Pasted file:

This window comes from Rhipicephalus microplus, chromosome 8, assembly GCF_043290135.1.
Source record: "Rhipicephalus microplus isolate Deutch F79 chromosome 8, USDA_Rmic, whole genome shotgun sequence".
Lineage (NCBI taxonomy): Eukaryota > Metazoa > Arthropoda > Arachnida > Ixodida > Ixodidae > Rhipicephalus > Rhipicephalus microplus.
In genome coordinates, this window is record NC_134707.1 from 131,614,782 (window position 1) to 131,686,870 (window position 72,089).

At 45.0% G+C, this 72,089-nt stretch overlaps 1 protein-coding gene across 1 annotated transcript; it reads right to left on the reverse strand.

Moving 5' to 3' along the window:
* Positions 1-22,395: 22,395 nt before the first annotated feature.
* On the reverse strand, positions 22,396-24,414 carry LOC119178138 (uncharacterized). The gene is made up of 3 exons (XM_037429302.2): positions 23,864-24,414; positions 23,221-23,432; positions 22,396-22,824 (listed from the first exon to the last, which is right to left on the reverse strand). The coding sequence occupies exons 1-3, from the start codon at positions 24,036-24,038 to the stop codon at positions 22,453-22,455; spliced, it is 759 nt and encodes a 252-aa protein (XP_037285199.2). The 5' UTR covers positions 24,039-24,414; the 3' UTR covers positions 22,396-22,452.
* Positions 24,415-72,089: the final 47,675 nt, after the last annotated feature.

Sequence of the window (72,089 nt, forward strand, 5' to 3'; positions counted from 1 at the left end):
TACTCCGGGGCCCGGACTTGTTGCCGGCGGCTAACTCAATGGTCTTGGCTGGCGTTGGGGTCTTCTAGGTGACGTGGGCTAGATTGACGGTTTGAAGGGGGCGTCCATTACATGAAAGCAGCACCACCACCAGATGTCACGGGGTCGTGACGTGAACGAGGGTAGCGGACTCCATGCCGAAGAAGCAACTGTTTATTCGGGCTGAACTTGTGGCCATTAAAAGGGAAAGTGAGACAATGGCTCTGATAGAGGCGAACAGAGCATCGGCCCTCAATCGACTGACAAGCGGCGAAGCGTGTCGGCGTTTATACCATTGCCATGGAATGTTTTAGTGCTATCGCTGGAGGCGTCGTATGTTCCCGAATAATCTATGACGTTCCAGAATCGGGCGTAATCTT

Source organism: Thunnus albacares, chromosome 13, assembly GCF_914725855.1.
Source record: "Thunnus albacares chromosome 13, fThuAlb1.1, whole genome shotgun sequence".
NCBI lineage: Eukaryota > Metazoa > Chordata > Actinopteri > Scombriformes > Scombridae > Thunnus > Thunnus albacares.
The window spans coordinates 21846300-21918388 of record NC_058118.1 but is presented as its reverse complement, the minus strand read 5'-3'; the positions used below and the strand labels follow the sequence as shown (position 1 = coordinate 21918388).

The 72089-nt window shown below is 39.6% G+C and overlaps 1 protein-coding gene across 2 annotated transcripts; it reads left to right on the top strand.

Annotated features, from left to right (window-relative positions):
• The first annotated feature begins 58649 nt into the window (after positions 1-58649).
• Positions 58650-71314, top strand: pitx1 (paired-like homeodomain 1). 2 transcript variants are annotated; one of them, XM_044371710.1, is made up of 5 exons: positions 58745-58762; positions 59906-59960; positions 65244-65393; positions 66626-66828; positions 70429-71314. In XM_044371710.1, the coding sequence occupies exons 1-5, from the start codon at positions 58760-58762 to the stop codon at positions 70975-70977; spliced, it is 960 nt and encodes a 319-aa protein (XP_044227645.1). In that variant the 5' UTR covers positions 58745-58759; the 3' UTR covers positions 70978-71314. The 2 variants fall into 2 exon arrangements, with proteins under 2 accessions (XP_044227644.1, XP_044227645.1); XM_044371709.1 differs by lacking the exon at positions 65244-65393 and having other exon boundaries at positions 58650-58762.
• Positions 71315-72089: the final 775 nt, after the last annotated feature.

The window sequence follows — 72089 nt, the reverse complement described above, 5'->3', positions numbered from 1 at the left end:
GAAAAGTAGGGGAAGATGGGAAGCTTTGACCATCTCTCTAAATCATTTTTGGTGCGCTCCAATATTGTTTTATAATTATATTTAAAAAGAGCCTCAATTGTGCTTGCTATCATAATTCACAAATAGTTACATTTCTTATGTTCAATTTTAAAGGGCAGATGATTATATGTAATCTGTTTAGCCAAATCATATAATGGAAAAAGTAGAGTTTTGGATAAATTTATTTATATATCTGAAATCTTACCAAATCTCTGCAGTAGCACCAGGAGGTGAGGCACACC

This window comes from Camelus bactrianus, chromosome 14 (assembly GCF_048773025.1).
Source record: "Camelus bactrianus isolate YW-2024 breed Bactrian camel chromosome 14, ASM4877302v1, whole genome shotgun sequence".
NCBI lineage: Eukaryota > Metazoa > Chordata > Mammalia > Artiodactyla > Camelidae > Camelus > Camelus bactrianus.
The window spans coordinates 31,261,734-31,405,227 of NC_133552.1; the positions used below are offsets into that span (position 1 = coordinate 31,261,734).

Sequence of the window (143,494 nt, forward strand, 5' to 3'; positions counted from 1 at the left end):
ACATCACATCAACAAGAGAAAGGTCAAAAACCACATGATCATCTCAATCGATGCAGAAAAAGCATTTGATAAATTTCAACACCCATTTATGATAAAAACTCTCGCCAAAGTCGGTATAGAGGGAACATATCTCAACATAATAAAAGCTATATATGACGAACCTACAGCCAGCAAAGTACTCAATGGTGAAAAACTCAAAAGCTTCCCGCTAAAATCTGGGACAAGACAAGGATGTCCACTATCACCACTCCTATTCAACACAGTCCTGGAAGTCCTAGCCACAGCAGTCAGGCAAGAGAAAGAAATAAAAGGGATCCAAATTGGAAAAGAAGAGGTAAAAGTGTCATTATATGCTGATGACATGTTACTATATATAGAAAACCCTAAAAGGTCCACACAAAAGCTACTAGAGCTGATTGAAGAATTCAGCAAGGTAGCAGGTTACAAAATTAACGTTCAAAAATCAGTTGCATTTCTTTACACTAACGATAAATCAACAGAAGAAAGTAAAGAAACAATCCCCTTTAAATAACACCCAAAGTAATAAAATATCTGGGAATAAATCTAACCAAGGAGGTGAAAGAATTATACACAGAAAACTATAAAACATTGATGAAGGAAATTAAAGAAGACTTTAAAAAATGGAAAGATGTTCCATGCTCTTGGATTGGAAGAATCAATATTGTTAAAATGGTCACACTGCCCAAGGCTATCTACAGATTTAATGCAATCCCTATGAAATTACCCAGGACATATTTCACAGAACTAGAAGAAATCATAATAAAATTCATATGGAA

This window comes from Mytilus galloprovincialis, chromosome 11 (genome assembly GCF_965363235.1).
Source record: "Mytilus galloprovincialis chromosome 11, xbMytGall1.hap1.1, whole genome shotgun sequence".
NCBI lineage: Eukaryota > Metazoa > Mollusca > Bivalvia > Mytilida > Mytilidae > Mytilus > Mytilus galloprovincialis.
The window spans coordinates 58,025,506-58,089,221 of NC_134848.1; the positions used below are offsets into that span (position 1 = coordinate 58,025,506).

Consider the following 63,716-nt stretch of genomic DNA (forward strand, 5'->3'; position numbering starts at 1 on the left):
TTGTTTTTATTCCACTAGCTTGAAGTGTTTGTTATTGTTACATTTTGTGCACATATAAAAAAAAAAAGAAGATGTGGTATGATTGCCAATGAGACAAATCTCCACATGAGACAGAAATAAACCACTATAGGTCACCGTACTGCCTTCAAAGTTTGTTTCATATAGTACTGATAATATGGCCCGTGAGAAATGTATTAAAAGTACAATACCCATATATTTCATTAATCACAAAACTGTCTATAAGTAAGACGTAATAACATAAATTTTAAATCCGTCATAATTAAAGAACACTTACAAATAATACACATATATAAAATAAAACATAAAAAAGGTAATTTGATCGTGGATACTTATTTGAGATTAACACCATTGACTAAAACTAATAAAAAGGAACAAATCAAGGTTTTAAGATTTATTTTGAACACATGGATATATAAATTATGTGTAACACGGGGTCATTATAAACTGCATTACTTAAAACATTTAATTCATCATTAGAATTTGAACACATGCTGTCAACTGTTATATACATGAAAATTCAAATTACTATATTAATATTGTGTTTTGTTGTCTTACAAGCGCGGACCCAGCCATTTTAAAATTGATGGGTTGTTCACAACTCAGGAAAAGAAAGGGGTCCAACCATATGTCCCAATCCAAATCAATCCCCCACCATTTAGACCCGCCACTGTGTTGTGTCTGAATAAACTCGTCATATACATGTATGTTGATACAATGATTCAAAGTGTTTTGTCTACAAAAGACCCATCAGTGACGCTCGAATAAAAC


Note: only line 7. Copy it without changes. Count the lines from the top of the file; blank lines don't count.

* Positions 1-22,395: 22,395 nt before the first annotated feature.